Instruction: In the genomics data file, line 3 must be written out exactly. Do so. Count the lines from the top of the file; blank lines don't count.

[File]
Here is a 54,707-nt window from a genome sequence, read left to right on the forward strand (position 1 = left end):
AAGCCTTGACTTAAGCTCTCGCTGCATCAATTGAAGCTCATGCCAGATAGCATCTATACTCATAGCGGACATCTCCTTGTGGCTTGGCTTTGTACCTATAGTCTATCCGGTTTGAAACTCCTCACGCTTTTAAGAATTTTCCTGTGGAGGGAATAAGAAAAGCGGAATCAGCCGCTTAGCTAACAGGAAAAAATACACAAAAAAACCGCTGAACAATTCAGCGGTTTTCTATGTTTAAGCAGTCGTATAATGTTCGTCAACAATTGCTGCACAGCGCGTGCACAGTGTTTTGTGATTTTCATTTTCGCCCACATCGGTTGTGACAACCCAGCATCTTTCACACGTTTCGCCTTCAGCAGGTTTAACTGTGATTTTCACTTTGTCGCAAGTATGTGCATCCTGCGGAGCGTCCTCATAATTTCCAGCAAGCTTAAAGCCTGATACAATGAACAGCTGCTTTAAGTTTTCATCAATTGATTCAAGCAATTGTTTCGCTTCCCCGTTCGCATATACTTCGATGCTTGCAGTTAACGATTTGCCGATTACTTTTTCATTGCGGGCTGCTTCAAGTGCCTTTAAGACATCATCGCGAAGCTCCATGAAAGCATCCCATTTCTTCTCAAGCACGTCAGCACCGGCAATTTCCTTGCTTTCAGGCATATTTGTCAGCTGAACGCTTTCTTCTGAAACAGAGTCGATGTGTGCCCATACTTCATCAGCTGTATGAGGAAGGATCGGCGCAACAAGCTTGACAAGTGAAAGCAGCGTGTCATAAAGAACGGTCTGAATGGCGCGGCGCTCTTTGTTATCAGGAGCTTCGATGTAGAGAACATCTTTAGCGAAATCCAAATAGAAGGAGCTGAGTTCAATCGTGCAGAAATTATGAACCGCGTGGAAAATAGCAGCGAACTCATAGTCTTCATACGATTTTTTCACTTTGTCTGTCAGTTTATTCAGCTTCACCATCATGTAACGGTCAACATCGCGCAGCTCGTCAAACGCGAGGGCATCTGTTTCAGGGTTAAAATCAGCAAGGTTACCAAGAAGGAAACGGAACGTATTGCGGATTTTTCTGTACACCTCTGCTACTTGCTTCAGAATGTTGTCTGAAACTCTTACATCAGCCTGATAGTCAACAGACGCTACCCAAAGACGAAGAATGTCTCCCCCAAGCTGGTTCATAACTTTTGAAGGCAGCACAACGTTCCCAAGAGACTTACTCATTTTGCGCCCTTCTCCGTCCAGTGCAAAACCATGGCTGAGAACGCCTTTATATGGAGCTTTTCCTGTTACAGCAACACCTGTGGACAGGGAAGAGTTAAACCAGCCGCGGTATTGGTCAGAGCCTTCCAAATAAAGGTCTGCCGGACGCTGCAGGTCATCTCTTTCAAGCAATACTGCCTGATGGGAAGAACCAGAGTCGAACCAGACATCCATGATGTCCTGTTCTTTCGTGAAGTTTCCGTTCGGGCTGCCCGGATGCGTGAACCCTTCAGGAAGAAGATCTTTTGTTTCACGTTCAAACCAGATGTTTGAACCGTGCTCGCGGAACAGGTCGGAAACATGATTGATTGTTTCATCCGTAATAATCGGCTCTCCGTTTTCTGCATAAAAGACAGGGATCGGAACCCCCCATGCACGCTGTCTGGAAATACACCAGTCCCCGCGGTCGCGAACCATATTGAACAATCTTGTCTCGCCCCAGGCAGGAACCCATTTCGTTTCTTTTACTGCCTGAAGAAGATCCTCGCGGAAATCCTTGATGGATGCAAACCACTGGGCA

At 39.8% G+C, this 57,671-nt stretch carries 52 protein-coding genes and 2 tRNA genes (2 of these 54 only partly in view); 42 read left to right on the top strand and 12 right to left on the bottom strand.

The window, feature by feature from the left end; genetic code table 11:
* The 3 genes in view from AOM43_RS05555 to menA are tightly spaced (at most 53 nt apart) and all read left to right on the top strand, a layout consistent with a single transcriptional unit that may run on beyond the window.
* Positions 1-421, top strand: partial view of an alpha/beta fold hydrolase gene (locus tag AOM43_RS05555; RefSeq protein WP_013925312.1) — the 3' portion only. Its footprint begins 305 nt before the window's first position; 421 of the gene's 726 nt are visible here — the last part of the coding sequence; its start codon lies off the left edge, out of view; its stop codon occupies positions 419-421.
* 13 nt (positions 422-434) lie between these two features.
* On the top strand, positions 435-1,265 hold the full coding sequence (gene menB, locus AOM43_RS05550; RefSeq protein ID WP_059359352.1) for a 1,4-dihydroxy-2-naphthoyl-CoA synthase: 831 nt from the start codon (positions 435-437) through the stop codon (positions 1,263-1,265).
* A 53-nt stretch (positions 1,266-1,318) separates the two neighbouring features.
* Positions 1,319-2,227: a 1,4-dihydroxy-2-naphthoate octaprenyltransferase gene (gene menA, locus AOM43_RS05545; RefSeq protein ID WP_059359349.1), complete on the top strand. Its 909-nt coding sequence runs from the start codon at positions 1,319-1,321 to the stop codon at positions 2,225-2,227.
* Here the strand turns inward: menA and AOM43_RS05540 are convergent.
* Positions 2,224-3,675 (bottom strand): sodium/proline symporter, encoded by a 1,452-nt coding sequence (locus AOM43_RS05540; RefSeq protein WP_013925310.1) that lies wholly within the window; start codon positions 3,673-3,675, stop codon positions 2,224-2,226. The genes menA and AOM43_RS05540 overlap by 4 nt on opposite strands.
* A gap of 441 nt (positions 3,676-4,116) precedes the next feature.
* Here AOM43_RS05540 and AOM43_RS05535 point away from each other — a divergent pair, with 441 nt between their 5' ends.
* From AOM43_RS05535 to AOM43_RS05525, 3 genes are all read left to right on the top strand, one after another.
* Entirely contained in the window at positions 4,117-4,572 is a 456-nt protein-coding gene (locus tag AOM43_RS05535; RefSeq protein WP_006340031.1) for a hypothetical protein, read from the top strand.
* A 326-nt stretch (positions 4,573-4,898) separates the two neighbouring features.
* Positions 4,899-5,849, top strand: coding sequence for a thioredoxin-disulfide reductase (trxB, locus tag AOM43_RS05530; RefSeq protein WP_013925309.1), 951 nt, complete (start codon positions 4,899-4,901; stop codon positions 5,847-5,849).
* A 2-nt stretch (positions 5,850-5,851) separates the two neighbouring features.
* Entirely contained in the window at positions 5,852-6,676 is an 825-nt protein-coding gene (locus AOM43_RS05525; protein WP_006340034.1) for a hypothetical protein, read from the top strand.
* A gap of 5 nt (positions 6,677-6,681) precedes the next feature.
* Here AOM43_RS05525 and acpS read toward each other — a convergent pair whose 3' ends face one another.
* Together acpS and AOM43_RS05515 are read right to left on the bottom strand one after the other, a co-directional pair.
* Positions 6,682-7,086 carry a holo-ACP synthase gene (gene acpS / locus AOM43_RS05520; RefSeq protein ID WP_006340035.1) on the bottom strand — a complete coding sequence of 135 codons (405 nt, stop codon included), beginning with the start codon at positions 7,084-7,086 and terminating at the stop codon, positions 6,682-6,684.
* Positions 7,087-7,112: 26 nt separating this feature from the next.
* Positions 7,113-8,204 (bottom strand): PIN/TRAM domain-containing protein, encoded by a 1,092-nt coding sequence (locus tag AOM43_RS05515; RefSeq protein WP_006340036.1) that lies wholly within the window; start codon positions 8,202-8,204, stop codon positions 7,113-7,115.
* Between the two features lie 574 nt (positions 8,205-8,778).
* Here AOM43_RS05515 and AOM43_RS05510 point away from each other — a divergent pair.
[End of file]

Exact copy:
At 39.8% G+C, this 57,671-nt stretch carries 52 protein-coding genes and 2 tRNA genes (2 of these 54 only partly in view); 42 read left to right on the top strand and 12 right to left on the bottom strand.